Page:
Bladder cancer is primarily a disease of white men in their mid-sixties and older. Men are three to four times more likely to be diagnosed.
However women, and African American women in particular, are disproportionately more likely to die from bladder cancer. At diagnosis women are far more likely to be at an advanced stage.
According to physician researchers Mark Katz and University of Chicago’s Gary Steinberg, these disparities are quite possibly because of “unequal or inferior treatment.”
Typically patients are diagnosed with bladder cancer because of the presence of blood, microscopic or visible, in the urine. One study showed that women were more than twice as likely to have had three or more visits to a primary care physician before being referred to a urologist.
Being treated for a urinary tract infection, a UTI, after a finding of blood in the urine was the “single strongest independent predictor of delay in diagnosis of bladder cancer,” doubling the risk of delay.
And so it was with me. After my first visit to my primary physician I was treated for a UTI. I called the doc because of blood in my urine some months later and was prescribed antibiotics over the phone. On my next visit, three months after that, I was sent to the emergency room.
Our healthcare system treats women unfairly with regard to these symptoms, but I want to make clear that I don’t really blame my GP.
I suspect that insurance companies frown on docs ordering the expensive and invasive test necessary to diagnose cancer in the bladder, especially for women who frequently have UTIs.
It is certainly obvious that GPs aren’t getting the education they need about these symptoms and bladder cancer.
Having a “man’s” disease also means inequality during treatment.
When I first went to my urologist’s office, following diagnosis after a few days in the hospital, I walked into a waiting room full of older men.
Cancer is an alienating disease. It sets you apart in ways that no one wants to be. Having bladder cancer is more alienating still. Except for my online support group, I don’t know any other women with my disease.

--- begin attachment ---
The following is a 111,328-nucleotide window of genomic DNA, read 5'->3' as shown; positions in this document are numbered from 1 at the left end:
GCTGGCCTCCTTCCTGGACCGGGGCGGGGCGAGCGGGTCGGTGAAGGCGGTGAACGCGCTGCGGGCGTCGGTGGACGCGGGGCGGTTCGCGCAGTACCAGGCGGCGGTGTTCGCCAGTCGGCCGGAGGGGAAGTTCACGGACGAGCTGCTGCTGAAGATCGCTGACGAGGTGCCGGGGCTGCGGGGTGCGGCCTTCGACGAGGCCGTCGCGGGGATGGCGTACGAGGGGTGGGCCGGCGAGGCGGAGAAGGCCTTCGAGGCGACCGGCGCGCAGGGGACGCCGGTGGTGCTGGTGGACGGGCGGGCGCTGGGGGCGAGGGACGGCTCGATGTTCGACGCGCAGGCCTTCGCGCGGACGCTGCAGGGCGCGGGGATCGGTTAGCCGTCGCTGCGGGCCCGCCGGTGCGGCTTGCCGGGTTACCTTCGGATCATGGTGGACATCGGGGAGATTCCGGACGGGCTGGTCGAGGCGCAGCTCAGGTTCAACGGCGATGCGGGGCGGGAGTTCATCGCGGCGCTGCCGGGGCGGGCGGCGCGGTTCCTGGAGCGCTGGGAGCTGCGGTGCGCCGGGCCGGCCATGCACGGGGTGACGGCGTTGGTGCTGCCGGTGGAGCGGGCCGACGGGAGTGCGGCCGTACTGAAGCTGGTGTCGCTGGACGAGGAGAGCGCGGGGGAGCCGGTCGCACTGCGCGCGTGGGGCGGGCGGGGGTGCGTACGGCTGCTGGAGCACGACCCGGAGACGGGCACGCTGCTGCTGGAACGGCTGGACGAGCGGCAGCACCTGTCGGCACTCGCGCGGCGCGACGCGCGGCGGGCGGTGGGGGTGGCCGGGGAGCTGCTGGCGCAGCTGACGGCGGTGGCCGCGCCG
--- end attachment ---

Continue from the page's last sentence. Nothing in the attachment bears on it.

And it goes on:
The first examination room in which I met my doctor didn’t even have a chart of the female urinary system. (I gave my urologist a chart for that room for Christmas one year and write about it here.)
I have never felt more alone in my life than I did in those first few months after diagnosis. Surrounded by men in the waiting room, I went into examination rooms designed for men with images of men and drug advertisements for men.
It’s hard to feel equal in such circumstances.
In the midst of that alienation, however, my doctor was and is a person I trust to provide the best medical care possible. There is no doubt in my mind that his care and my treatment are fair and just.
If life isn’t fair and if our healthcare system imposes unequal treatment, I still count myself lucky. Though delayed, my diagnosis was Stage One and I am in remission.
I urge you, however, to not rely on luck. If you see blood in your urine, whether you’re a man or a woman, whether it’s the slightest amount, see a urologist. If you’re diagnosed with a UTI, check those lab results for a report of microscopic blood in the urine, and demand to see a urologist if it’s present.
Mark H. Katz and Gary D. Steinberg's article, "Sex and Race in Bladder Cancer: What We Have Learned and Future Directions" was published in the journal Cancer on January 1, 2009.
Joshua A. Cohen's article, "Sex Disparities in Diagnosis of Bladder Cancer After Initial Presentation with Hematuria" was published in the journal Cancer in February 2014.
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